I am miserably behind; not just in writing invoices, creating holiday gifts or doing my part of the brand-new Putzplan (housecleaning schedule) – I’m also behind on writing about the stimulating discussions and events I’ve attended lately. This past week or two, I was able to attend the Zugang Gestalten conference in Berlin, where many initiatives presented on their open access projects, from Europeana (European digital library site and app) to the Rijksmuseum, which has completely opened their digital archive for public use. As their digital director Lizzy Jongma says, “please use our images and make them visible” – but don’t forget to send the museum a picture so they can keep track of all the creative ways their art is being reused and reimagined. Then I was at the Netzkultur festival, which featured some thought-provoking speakers on what data protection – and the lack thereof – means for artists and writers. Juli Zeh made a strong case against allowing data to be used for prognostication, since glimpsing the future also means a certain responsibility to act – and this is a level of power which neither government nor the private sector can be trusted with. As Zeh says “wer keine Geheimnisse hat ist kein Mensch” (those without secrets are no longer people).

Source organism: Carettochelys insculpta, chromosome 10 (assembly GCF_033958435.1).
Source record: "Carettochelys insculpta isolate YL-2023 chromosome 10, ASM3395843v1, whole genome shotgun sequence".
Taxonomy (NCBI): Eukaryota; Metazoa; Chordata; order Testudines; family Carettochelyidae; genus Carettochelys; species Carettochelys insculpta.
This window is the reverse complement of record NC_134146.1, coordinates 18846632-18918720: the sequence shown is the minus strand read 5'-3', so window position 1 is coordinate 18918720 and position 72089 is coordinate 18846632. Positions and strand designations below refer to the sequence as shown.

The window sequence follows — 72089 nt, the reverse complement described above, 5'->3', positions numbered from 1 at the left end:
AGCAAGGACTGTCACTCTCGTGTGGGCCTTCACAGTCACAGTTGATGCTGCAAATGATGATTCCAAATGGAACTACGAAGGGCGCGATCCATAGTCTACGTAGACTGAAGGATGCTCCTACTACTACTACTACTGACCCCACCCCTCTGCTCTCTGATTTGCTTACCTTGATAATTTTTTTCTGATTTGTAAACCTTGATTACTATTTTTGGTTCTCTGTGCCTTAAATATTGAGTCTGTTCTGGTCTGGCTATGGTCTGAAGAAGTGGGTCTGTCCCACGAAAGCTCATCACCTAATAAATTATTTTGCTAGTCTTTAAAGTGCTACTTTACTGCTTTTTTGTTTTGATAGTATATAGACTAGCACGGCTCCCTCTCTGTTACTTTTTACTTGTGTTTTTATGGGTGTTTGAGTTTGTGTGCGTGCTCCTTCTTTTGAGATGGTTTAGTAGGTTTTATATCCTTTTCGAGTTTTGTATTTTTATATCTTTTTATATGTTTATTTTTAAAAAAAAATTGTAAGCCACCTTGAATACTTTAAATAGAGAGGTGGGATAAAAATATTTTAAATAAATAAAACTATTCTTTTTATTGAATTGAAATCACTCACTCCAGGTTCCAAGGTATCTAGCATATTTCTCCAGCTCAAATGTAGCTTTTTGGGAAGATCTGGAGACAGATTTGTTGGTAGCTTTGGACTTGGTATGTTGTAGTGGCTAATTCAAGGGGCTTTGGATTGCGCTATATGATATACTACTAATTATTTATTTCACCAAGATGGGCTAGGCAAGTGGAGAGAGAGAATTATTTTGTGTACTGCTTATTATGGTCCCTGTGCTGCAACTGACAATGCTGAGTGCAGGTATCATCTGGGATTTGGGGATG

Data for convenience: a fair trade-off?
Yet certain internet companies are excelling precisely because their users have more or less no more secrets. Not just that, the more transparent we make ourselves, the more personalized and convenient their services are – whether Google’s customized search or Amazon’s tailored recommendations. Recently, in a rare TV interview on Sixty Minutes, Jeff Bezos explained that Amazon’s “customer-centric” philosophy. Thinking about the ease of purchasing on Amazon compared to other websites, customers’ loyalty to the online retail giant seems well-founded: they’ve created a simple and intuitive platform where one can find just about everything one wants at a competitive price. Of course this isn’t the whole story of Amazon, which has also been known to resort to bullying tactics with publishers, tax evasion and poor treatment of their workers.
Small presses debate Amazon: Better to compromise your ethics or audience?